When my husband and I bicker (obviously, very infrequently) and we are reaching stalemate, I often say ‘well, who gave birth TWICE!’. Although I loved giving birth (yes, really) and there is no other feeling when you hold that brand new baby, it still bloody hurt and it did seem unjust that something both I and my husband had created, I had to do the carrying, sacrificing and delivering of. None of which I begrudge my beautiful children for, but if my husband could have maybe carried and delivered one of them …

The whole experience of watching his wife give birth, compelled writer, Joe Penhall, to scribe Birthday to show just how he and his wife felt about the process of giving birth: The beauty of birth is often underlined by a sense of mortality  and the visceral, blood-human nature of it all, which to top it all, you can’t escape. However, in the play, the process is subverted. Due to a horrific first birth, a husband and wife decide that second time round, the husband will carry and deliver the child. The play originally staged at The Royal Court, it has now been adapted to a TV drama for Sky Arts and will be shown on Tuesday 9th June at 9pm. This link gives more information on the showing: http://www.sky.com/tv/show/birthday

I was invited to a private screening of this programme, followed by a Q and A session with Joe Penhall and also the male main star, Stephen Mangan. As the programme played, there was a mixture of great laughter – some of the lines are just killer: ‘I’m so full of hormones, I am like a Bernard Matthew’s turkey’, but also melancholy moments as the gravity of giving birth hits the protagonists.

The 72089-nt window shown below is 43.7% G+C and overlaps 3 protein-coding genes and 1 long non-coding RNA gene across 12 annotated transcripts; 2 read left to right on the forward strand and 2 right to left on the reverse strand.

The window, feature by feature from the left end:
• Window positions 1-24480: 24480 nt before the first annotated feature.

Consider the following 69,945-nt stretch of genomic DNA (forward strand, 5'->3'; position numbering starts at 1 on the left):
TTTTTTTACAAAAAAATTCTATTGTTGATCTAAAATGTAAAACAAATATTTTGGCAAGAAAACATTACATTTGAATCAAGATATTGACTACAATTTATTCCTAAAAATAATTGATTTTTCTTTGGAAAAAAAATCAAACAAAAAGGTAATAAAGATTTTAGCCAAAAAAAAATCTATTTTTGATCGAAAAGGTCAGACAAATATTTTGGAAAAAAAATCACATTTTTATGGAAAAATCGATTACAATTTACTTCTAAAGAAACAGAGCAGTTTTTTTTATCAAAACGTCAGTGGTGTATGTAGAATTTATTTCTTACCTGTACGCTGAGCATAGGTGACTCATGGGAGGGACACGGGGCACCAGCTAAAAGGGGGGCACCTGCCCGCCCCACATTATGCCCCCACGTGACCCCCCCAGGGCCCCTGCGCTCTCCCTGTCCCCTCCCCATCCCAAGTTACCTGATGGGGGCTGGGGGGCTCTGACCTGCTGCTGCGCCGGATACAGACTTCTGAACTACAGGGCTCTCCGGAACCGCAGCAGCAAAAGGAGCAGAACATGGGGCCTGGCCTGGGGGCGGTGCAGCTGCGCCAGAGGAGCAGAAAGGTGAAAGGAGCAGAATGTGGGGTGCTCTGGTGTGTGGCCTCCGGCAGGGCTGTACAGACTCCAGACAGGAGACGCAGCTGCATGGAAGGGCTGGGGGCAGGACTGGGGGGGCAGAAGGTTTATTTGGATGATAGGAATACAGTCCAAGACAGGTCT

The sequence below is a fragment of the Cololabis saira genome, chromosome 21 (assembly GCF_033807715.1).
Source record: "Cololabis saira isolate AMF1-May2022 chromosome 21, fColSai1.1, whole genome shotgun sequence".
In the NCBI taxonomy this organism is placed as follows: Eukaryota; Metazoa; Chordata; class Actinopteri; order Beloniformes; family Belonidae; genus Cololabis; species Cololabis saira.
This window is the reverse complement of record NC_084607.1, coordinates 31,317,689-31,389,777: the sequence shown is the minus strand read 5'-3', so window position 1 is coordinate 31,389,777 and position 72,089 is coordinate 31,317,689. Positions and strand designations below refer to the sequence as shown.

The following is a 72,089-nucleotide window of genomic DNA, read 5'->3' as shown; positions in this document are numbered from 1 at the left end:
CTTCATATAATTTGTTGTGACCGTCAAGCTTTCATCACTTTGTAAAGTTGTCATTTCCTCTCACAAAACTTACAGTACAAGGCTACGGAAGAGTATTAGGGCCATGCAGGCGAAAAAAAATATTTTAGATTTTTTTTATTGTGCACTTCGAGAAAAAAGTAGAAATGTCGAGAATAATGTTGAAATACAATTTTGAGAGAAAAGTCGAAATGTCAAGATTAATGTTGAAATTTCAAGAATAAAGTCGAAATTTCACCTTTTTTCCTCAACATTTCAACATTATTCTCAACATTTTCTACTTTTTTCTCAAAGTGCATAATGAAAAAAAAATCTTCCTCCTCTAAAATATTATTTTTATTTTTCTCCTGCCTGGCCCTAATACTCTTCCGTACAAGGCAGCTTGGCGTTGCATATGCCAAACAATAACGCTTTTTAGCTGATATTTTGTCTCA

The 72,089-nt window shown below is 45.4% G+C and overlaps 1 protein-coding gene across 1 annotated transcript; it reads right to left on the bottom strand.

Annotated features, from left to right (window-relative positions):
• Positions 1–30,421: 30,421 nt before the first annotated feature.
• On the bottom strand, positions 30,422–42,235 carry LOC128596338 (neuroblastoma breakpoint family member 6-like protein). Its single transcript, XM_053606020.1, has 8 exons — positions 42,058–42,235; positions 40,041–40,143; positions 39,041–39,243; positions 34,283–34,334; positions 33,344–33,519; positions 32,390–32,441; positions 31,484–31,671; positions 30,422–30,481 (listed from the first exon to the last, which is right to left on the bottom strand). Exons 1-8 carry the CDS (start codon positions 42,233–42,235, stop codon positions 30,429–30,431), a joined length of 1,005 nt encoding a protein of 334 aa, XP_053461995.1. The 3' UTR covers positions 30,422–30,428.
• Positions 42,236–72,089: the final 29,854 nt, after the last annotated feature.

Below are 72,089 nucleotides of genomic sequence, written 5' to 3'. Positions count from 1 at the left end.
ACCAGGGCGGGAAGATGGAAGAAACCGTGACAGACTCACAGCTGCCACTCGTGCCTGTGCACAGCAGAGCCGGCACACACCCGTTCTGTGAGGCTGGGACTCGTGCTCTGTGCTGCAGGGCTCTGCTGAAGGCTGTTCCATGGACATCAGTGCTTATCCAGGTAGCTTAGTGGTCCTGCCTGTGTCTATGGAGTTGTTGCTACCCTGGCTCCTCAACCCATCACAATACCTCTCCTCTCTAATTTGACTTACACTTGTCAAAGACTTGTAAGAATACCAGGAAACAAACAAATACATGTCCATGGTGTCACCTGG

We are taken through the journey of the husband being prepared for his caesarean (obviously, as there wasn’t any physiological amendments to the male anatomy for the script!). There seems to be an unwritten script between couples experiencing labour – you will hear lines that you and your partner probably said to one another: ‘I just felt hopeless watching you there in pain’, to the more amusing comments: ‘it’s much worse for the man, there’s no pain like male pain’. You watch the characters experience disempowerment, bewilderment at the medical staff but also the exhilaration of the whole event.

This programme is visceral, gory and doesn’t spare any detail on the birth process – there is no gentle breathing and imagining white sandy beaches and turquoise seas, it goes for the guttural, physical aspect. We also see the dynamics of relationships played out: how you change as a couple once there are children, the relationships between the parents and doctors, the relationships between the doctors and midwives – the continual power struggles that colour all aspects of giving birth.

This programme is definitely a talking point: Have you ever gone back through the finer points of birth with your partner? Birthday will inevitably encourage to talk about the birth of your children and how you both saw it from your different standpoints. Indeed, afterwards so many of us talked about our birth experiences and what we have and haven’t discussed with our other halves.

I’m also pleased that I got to settle an ongoing discussion with my husband. After he had run the London Marathon in 4.5 hours, he told me it was worse than child birth. I refuted this, as nothing is quite like childbirth. Both Stephen and Joe backed me up, that although the marathon is hard and there is a chance you may also poo yourself, you can stop at any time – nothing is comparable to childbirth!

Thank you Sky Arts and Mumsnet for invited me along to this screening, and lastly, for our male readers, if the science was available for you to carry and deliver children, would you do it?

Birthday  Sky Arts Playhouse Presents Stephen Mangen, Anna Maxwell Martin

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